A unique network of subterranean tunnels, partly dating back to the 14th century, still lies beneath the streets of Exeter, Devon. These once channeled fresh drinking-water from springs outside the town-walls to public fountains at the heart of the city.
Professor Mark Stoyle is a historian at the University of Southampton who this week publishes the first comprehensive history of the tunnels. He says: “People from all social backgrounds relied on the system to provide their drinking water, so it was vital to keep it running smoothly. The city retained a plumber to carry out regular maintenance and he, in turn, hired in a team of workers to help with specific jobs.”
Originally, the water was carried in lead pipes buried underground, but they regularly sprang leaks and had to be dug up, so local people came up with a novel idea, building a labyrinth of stone-lined, vaulted tunnels to house the pipes. These tunnels – now known as ‘the underground passages’ – allowed quick, direct access below ground for the plumbers to carry out repairs..
Professor Stoyle says: “The tunnels gave maintenance access to the pipes which was way ahead of its time – providing the kind of opportunity to quickly mend a fault that modern utility companies can only dream of. Imagine if today there was no more digging up the roads to mend a water main!
“Even so, conditions for the plumbers were often very difficult – they were working by candlelight and creeping along the passages in extremely cramped conditions as they tried to find and repair the leaks.”
Professor Stoyle has examined hundreds of original documents relating to the plumbers’ activities, including accounts detailing payments for supplies like lead, candles and lanterns. He has also discovered a mass of evidence about the individual craftsmen who worked to keep the city fountains flowing.
John Date, for example, was the first plumber known to have worked on the main city aqueduct, and was employed during the 1420s, while William Frost came down to Exeter from London in the 1440s to upgrade the city system. The city accounts provide a detailed picture of the work Frost carried out on the pipes, showing that he and his colleague John Were were provided with regular meals at the city’s expense.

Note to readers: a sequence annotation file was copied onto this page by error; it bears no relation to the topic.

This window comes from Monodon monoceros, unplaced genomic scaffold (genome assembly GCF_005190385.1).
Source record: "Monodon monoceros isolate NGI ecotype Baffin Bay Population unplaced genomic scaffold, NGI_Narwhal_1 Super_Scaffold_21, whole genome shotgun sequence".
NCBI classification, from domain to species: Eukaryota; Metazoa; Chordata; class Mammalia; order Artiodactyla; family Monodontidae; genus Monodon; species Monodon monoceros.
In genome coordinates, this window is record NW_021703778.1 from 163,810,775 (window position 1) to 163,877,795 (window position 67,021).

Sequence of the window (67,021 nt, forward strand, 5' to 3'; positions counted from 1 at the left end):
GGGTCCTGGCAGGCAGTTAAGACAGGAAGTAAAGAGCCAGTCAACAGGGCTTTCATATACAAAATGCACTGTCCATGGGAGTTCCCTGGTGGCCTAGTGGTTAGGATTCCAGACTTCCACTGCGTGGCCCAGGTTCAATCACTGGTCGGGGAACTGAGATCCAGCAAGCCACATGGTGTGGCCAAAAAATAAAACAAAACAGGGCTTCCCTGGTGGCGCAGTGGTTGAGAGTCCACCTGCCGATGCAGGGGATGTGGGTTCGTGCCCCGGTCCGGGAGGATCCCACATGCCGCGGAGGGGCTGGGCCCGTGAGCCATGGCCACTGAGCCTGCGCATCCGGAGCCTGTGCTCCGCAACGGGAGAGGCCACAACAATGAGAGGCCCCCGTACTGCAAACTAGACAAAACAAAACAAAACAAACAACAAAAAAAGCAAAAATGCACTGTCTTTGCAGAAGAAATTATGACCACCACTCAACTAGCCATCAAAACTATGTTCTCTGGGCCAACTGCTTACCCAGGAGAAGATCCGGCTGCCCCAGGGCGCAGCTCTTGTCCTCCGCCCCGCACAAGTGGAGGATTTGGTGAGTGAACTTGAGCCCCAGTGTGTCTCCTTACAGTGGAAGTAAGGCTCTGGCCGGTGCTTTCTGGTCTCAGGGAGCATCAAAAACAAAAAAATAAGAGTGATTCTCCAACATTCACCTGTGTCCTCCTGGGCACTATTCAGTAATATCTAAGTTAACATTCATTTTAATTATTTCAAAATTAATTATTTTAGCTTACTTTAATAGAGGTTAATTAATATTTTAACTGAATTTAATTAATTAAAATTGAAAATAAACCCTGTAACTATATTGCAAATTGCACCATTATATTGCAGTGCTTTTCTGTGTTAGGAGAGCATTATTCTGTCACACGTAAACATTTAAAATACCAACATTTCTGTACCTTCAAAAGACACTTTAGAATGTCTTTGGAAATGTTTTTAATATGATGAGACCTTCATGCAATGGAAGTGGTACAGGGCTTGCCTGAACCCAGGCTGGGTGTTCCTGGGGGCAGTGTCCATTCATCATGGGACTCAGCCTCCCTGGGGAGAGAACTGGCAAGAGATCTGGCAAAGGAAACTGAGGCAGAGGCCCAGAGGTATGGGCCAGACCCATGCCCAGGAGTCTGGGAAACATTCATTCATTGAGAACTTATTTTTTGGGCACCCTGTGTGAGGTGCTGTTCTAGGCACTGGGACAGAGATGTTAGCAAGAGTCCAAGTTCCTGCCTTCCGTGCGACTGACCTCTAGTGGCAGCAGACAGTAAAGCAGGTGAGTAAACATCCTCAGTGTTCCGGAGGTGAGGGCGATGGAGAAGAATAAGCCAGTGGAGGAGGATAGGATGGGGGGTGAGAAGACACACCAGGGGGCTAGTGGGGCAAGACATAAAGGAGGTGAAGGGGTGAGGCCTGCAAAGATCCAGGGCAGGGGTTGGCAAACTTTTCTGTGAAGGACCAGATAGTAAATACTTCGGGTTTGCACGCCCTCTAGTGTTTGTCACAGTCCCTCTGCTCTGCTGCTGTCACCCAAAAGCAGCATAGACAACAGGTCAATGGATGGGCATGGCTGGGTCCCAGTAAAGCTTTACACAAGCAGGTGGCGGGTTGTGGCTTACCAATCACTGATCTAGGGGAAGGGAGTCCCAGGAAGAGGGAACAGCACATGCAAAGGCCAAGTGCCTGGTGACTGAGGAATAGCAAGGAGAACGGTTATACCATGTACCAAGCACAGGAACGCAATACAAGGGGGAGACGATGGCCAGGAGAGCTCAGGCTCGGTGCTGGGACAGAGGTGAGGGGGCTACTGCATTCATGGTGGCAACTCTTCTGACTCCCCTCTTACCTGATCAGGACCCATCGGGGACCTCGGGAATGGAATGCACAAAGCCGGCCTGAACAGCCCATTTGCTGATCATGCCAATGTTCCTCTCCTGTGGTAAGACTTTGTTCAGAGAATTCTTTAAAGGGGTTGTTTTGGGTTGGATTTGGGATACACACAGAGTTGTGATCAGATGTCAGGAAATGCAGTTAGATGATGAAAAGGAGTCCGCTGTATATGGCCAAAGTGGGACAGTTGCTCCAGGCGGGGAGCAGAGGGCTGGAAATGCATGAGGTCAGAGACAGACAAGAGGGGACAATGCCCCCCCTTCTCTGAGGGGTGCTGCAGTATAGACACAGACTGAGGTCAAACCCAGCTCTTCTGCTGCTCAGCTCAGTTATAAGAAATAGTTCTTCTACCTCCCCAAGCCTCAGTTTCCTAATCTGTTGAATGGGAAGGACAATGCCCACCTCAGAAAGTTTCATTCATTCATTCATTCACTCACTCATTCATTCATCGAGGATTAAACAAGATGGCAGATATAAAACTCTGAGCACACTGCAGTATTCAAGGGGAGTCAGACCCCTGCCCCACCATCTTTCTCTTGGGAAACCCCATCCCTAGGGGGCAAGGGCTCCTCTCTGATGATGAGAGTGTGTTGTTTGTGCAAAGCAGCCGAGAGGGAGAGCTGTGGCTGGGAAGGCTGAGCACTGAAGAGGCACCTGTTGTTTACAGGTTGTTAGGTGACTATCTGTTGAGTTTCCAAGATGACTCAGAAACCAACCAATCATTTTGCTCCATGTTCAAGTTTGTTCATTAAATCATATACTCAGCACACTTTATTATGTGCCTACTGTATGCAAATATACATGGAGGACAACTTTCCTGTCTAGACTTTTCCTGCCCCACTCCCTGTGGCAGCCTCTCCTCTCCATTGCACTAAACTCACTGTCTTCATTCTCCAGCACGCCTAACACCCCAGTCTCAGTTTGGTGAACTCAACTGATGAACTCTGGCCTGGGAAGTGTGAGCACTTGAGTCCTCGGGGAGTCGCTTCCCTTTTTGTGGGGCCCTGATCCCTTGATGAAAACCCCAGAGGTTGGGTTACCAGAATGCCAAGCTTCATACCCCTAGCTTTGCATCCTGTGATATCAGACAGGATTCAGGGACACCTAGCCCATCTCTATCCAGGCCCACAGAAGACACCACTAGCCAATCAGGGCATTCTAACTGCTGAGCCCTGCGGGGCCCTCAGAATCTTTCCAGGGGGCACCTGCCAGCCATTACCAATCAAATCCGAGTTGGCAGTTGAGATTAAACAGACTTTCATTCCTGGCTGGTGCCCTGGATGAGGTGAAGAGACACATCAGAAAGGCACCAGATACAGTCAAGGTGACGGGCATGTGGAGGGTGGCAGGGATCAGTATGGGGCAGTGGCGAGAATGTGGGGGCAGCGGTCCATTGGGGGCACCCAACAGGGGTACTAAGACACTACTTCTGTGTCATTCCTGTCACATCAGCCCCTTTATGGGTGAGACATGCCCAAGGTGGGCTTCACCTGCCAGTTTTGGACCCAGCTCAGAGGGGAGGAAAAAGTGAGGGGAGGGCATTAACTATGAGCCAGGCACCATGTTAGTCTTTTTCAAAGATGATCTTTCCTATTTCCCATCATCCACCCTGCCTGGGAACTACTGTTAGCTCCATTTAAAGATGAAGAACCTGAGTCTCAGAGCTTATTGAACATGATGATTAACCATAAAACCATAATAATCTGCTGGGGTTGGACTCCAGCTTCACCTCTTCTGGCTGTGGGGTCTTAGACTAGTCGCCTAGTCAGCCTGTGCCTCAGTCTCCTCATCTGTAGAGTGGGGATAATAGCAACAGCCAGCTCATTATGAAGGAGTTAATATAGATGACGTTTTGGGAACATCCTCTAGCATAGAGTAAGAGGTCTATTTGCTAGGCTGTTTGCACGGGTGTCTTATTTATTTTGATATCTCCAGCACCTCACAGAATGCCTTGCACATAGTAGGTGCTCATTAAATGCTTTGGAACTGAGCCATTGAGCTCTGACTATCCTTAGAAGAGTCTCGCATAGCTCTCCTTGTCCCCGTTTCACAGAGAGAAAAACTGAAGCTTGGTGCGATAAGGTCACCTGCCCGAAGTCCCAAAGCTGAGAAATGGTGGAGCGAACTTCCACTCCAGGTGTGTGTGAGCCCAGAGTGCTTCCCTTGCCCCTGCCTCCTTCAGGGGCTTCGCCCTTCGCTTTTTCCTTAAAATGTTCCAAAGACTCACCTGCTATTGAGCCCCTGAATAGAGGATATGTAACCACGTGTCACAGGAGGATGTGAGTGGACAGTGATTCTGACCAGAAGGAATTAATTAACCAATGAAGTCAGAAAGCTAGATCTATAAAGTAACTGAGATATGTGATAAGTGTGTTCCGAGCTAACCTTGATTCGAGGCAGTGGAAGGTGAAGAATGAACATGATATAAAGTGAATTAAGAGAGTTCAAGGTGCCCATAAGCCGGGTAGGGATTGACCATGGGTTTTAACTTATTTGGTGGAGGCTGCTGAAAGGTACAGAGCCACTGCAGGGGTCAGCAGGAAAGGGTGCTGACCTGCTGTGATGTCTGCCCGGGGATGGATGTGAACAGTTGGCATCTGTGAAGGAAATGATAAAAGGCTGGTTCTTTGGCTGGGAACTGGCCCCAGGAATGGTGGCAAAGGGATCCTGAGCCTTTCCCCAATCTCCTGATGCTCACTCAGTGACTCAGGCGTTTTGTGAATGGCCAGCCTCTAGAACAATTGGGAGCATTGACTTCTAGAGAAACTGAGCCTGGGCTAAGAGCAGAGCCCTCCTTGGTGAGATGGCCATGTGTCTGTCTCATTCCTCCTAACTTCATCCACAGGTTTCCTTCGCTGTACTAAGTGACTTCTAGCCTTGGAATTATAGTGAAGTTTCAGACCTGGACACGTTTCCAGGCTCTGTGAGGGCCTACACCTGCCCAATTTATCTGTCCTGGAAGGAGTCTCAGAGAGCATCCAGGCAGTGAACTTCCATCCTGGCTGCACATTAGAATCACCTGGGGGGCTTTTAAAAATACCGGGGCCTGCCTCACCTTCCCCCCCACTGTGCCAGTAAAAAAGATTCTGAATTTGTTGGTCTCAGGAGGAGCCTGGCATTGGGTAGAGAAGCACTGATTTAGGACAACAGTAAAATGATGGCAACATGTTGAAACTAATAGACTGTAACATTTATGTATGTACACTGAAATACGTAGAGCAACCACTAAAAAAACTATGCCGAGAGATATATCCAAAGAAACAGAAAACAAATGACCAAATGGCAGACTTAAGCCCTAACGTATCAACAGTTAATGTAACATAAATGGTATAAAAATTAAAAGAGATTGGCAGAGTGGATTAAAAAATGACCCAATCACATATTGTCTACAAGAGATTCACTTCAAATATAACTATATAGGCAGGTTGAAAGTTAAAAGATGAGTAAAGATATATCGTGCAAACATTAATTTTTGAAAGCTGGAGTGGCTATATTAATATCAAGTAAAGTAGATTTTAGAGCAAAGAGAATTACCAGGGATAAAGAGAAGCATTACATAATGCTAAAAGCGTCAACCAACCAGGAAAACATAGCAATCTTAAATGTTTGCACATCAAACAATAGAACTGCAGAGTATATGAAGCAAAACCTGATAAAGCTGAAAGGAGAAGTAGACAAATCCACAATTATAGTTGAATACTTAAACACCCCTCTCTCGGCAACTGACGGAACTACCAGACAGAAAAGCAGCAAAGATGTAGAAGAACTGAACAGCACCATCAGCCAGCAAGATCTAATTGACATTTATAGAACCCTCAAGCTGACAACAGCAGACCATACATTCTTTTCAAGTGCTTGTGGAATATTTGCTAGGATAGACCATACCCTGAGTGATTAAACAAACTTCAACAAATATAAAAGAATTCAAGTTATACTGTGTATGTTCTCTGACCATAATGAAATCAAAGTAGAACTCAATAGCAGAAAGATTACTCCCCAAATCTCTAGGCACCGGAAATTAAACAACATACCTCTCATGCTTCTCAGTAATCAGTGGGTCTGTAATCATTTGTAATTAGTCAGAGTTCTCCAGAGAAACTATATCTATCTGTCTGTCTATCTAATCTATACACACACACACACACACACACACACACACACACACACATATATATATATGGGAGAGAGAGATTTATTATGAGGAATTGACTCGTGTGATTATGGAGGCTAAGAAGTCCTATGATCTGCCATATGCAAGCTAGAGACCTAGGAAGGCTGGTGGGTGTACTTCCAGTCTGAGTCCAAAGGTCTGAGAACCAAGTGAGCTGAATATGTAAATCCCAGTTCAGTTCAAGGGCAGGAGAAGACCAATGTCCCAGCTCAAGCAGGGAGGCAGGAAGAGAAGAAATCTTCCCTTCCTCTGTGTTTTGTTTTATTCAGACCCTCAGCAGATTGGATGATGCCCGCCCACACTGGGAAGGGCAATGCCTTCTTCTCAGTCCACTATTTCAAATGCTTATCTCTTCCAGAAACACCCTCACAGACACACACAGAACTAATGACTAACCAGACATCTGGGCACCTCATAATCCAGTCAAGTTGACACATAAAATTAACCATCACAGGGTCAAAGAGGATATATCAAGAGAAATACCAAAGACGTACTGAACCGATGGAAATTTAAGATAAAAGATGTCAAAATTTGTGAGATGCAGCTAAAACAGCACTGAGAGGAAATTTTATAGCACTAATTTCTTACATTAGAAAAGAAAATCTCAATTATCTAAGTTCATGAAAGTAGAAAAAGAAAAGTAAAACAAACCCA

The city’s most prominent plumber during the Tudor period was Nicholas Walrond, who oversaw the pipes for more than 30 years from the 1520s. Walrond witnessed two major historical events; the old monastic aqueducts passing into lay hands as a result of Henry VIII’s dissolution of the monasteries and the devastation caused by the Prayer Book Rebellion of 1549 – when Exeter was besieged by the rebels for over a month, the pipes were dug up and their lead was melted down by the insurgents for ammunition. This meant major repairs for Walrond once the emergency was over. ‘Nicholas Plumber’, as Walrond was usually known, was still working on the aqueducts as late as the 1560s, by which time he was a relatively old man.
Professor Stoyle has recovered the stories of countless other characters whose lives intersected with Exeter’s aqueducts and underground passages over the years. For example, Richard and John Deymond were two stone masons who carved a splendid figure of Queen Elizabeth I, which was set up on one of the city’s public fountains in the 1590s and which still survives today – having narrowly escaped destruction during the Blitz of World War Two. An altogether more alarming figure was Dr William Cox, one of the cathedral canons, who – during the English Civil War – was accused of plotting to blow up the city with gunpowder laid in the passage vaults.